Doctor holding patient's hand.

Pain Management During an Opioid Crisis

As many people in our community and across the nation know, we are in the midst of an opioid crisis. An estimated 59,000 Americans died from a drug overdose in 2016. It has been said that some patients initially prescribed opioids for legitimate painful conditions later turn to heroin when they can no longer afford or have access to prescription medications that they have become addicted to. The physicians at Alliance Spine and Pain Centers take this crisis very seriously and take all possible measures to protect you, your family and our community during this critical time in our nation.

How We Help Our Patients

One of our most important responsibilities as your pain physician is to insure that you or your family member do not become addicted to opioid medications. The initial and most important step that we take is to thoroughly evaluate you, your history, and your painful condition and determine if opioid medications are needed at all. Many painful conditions can be treated with interventional techniques such as epidural steroid injections, facet blocks, and spinal cord stimulation. There are well over 20 different types of interventions used to treat pain and our physicians are experienced and trained in all of them. Additionally, if one of our doctors determine that opioids are necessary you or your family member will be monitored very closely for any signs of substance abuse or addiction. We have a pain psychologist as a member of our practice to help us identify patients who may need treatment for addiction issues very early in the process, improving the likelihood successful treatment.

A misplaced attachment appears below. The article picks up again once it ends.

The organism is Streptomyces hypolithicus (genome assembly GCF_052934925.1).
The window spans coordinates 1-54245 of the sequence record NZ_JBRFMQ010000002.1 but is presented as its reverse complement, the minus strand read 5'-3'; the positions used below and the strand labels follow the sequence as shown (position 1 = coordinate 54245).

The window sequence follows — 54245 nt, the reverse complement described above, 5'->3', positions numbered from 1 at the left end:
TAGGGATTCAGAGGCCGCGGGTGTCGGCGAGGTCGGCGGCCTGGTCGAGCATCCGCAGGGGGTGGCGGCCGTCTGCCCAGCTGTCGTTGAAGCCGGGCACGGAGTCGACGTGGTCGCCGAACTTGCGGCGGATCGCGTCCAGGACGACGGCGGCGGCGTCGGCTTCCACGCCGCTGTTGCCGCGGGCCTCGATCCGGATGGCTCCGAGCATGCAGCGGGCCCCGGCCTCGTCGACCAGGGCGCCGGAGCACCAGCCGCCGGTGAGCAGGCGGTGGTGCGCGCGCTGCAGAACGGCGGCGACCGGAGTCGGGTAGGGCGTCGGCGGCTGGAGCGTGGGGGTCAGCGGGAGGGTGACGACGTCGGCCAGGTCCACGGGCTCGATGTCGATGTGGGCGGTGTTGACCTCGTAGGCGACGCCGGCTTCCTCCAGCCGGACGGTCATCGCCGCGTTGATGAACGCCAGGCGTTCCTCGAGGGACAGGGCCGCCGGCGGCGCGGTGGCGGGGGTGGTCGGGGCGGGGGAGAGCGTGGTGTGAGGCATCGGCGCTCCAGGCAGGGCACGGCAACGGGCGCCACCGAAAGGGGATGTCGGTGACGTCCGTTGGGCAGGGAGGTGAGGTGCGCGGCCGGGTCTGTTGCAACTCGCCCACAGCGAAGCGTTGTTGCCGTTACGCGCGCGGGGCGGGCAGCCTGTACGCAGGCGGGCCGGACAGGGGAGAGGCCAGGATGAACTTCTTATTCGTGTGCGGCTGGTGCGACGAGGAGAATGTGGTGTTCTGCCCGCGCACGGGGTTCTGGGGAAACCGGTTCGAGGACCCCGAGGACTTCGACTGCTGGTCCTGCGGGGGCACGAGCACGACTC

Tips That We Provide Our Patients

Additionally, as a patient there are several actions that you can take to insure safe treatment and reduce the likelihood of opioid misuse, addiction and diversion. Most importantly, always take your medications only as prescribed. Inform your physicians of all medications that you are taking to avoid potentially dangerous interactions. Never share your medications with anyone or take anyone else’s medication. Keep your medications locked in a lock box to avoid them being taken by anyone, especially children and teenagers. Develop a relationship with your pharmacist who can assist you in identifying potential drug interactions. Inform your doctor of any side effects you have from your pain medication such as drowsiness, dizziness, or shortness of breath as these may be early signs that a medication is not appropriate for you. Finally, be open to other forms of treatment for chronic pain such as physical therapy, non-opiate based medications, and injections such as those offered by the physicians at Alliance Spine and Pain which will reduce or eliminate your need for opiates and get you back to living life to the fullest!

Pickens Patterson III, MD